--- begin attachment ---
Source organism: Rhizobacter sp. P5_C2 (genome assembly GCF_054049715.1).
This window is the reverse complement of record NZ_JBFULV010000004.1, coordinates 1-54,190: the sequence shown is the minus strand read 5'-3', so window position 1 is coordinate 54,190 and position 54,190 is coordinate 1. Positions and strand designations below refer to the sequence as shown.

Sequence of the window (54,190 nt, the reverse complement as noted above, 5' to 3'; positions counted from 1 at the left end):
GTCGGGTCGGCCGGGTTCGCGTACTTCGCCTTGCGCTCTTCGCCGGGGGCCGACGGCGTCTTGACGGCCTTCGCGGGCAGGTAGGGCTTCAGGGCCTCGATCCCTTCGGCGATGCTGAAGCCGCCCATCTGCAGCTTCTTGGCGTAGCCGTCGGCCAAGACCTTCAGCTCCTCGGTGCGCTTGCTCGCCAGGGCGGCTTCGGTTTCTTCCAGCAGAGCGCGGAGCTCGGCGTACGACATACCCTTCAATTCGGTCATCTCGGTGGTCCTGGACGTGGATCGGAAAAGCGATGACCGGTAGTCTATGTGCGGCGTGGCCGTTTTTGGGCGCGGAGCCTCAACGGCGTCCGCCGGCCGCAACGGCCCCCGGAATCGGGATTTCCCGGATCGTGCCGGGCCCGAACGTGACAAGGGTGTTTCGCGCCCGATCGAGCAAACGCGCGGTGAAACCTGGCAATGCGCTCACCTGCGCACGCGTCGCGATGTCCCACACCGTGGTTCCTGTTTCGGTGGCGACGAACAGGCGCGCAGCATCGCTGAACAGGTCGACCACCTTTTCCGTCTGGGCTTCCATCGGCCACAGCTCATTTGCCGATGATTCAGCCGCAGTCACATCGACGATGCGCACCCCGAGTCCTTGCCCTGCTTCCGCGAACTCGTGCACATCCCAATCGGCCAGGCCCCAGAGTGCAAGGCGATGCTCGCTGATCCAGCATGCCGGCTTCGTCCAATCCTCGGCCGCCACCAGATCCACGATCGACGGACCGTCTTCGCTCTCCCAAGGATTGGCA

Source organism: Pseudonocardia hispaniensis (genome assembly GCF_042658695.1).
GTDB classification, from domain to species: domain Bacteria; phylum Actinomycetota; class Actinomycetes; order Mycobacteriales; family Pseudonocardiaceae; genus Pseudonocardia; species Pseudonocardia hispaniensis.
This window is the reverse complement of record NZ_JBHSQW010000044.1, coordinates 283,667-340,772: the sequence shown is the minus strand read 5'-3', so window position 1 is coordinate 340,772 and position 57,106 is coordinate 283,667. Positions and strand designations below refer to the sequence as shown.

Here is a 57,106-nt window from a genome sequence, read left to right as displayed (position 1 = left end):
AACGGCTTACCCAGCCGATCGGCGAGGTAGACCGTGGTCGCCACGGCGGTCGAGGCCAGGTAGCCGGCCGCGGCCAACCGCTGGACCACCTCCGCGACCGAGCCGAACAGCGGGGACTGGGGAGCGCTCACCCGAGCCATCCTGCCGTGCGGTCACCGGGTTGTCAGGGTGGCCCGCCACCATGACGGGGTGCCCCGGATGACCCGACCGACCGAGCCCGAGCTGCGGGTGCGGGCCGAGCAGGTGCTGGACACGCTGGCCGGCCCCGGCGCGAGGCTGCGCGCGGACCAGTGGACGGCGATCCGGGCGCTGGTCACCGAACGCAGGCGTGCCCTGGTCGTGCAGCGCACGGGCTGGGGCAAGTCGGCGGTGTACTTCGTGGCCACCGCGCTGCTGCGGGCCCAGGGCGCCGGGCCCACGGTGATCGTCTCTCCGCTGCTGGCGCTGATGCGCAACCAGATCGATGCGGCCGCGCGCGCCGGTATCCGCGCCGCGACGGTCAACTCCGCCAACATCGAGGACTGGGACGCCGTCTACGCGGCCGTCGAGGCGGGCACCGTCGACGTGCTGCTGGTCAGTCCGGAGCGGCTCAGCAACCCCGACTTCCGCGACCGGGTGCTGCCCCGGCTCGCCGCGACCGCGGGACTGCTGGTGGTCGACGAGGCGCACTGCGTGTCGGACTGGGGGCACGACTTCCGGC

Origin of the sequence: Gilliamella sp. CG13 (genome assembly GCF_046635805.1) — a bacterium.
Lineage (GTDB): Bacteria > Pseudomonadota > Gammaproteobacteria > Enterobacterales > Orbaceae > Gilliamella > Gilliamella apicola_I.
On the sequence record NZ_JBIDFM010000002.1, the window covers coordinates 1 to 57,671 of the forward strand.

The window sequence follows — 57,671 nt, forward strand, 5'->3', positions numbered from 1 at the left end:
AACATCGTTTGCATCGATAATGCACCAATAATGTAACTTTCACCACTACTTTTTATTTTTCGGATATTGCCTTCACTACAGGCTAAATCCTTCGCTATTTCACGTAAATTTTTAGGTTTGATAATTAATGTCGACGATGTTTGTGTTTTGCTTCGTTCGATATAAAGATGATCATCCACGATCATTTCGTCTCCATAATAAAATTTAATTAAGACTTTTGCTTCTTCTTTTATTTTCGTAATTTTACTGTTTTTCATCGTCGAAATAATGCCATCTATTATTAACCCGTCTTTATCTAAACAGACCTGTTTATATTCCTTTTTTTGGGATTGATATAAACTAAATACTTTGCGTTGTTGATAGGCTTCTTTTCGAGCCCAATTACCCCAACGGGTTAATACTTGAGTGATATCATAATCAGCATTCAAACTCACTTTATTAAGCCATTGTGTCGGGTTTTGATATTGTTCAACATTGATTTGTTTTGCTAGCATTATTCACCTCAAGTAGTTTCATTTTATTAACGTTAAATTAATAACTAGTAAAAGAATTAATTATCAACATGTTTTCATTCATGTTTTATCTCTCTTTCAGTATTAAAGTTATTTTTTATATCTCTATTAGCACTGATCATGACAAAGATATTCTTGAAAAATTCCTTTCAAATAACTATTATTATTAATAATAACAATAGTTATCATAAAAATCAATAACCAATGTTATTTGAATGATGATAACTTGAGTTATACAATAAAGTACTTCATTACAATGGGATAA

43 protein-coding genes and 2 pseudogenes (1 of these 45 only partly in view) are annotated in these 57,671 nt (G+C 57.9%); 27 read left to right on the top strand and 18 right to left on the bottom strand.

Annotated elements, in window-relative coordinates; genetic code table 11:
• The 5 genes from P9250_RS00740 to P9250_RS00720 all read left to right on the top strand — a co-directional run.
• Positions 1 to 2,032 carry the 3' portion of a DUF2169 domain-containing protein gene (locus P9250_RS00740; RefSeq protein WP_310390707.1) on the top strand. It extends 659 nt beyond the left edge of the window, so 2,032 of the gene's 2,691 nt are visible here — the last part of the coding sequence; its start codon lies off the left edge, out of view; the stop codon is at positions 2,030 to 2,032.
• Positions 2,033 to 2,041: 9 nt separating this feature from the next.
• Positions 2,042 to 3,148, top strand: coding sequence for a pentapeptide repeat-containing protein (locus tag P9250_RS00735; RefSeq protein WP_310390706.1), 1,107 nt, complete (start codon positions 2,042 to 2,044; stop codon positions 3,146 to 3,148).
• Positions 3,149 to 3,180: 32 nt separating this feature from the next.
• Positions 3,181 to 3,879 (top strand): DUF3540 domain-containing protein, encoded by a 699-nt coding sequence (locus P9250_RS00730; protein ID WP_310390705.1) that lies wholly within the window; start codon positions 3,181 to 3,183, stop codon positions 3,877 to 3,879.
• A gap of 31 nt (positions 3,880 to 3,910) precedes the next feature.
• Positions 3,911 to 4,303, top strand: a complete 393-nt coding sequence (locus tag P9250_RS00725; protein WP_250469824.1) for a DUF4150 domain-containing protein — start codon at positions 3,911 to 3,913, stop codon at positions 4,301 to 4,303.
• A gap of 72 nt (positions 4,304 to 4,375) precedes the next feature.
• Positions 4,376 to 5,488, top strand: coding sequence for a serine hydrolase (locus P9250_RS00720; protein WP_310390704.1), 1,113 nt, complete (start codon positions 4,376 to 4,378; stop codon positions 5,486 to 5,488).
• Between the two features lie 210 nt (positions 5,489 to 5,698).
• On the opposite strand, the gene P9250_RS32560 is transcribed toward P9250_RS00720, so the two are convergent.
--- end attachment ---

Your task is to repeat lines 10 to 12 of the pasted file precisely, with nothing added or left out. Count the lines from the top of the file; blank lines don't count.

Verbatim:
Origin of the sequence: Gilliamella sp. CG13 (genome assembly GCF_046635805.1) — a bacterium.
Lineage (GTDB): Bacteria > Pseudomonadota > Gammaproteobacteria > Enterobacterales > Orbaceae > Gilliamella > Gilliamella apicola_I.
On the sequence record NZ_JBIDFM010000002.1, the window covers coordinates 1 to 57,671 of the forward strand.